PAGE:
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Iran sentences soccer player Azadani to 26 years in prison and already accumulates 16 death sentences for the protests


Police repression since September has caused nearly 500 deaths and almost 20,000 arrests. The number of public executions rises to four

The Iranian regime has sentenced soccer player Amir Nasr Azadani to 26 years in prison on Monday for the alleged murder of three members of the security forces, collusion to commit crimes and being a member of illegal groups.

The information of Azadani's arrest, in December at the height of the World Cup, and his possible death sentence provoked criticism around the world from footballers' associations and human rights organizations.

"They kill in the street with weapons and in prison with the law," lawyer Saeid Dehghan said on Twitter on Saturday, about the consequences of the protests in the country.

In addition, this Monday three other death sentences have been known.

The strong police repression has caused nearly 500 deaths, including civilians and members of the security forces, and almost 20,000 detainees since the death on September 16 of the young Mahsa Amini in police custody after being arrested for not wearing the veil correctly Islamic.

Parallel to the harsh response on the street, the courts speed up sentences in trials described as "farces" and "unfair" by the NGO Amnesty International (AI) and opposition groups.

The regime already has 16 death sentences and four public executions—the last two, on the weekend—in an attempt to stop the protests that have shaken the country since September.

The last three death sentences were announced on Monday.

Saleh Mirhashemi, Majid Kazemi Sheikh Shabani and Saeed Yaqoubi have been sentenced to death for


- enmity against God - after being accused of killing three


(paramilitary security forces), on November 16 in the city of Isfahan, according to reported the Mizan news agency.

The three convicted join 13 others sentenced to death by hanging in recent months for the alleged murder of members of the security forces, but also for injuring police officers or blocking streets, according to the Iranian authorities.

Among the inmates is an 18-year-old boy, Arshia Takdastan, who was sentenced to hang last week on charges of being the leader of a mob that demonstrated in the main square of the city of Noushar and committing criminal acts during the riots.

Iranian authorities have so far executed four accused of taking part in the protests: 23-year-old Mohsen Shekari was hanged on 8 December for allegedly wounding a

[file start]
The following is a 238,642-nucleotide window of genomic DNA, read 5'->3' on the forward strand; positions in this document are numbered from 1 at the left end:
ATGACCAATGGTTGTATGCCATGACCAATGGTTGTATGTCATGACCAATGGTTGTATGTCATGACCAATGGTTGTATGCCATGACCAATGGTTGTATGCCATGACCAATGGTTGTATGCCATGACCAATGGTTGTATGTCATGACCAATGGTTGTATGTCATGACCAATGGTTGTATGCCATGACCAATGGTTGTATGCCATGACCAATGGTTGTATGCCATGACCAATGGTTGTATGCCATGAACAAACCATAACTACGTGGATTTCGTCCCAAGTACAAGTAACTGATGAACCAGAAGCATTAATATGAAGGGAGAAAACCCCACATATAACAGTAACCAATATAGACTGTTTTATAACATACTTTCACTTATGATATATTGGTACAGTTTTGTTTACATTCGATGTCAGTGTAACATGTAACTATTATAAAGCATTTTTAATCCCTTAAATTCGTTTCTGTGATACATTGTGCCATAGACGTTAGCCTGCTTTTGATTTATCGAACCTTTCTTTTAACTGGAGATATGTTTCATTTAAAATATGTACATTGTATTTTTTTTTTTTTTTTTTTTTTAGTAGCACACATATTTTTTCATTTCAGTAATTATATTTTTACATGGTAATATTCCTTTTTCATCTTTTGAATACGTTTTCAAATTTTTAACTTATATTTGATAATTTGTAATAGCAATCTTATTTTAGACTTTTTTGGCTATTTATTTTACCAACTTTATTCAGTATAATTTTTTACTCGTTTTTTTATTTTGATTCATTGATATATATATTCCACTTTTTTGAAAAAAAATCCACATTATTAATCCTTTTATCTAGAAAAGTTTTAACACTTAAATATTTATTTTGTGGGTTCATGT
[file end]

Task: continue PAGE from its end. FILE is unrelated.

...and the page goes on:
with a knife, blocking a street and creating terror in Tehran.

Just four days later, a second protester, Majid Reza Rahnavard, accused of murdering two security officers, was publicly executed.

And on Saturday, Mohammad Mehdi Karami and Mohammad Hosseini were executed for the alleged murder of a member of the paramilitary security.


The hangings have provoked strong international rejection.

The European Union, among others, has expressed shock and has repeatedly called on Tehran to promptly quash the death sentences of the protesters.

Several countries, and also the EU, have summoned Iranian ambassadors to express their condemnation of the executions.

The judicial processes have been questioned by human rights organizations such as AI or the UN, which have denounced the trials as "farces", "unfair" and "revenge".

A woman protests outside the Iranian Embassy in Mexico City, while holding photos of soccer player Amir Nasr-Azadani, on Dec. 19.NurPhoto (NurPhoto via Getty Images)

In addition, Iranian activists have denounced that the trials are being held behind closed doors, in record time, with confessions obtained under torture and in many cases without the presence of lawyers.

Rahnavard, publicly executed, was convicted in a one-day trial.

And the family of Karami, who was hanged on Saturday, denounced that they had not been allowed to choose a lawyer and that the lawyer selected for them did not respond to his calls.

Added to the death sentences are an indeterminate number of prison sentences, of which several hundred are known.

In mid-December, Iranian media reported that at least 400 protesters had been sentenced, in Tehran alone, to between 2 and 10 years in prison.

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Source: elparis

All news articles on 2023-01-09

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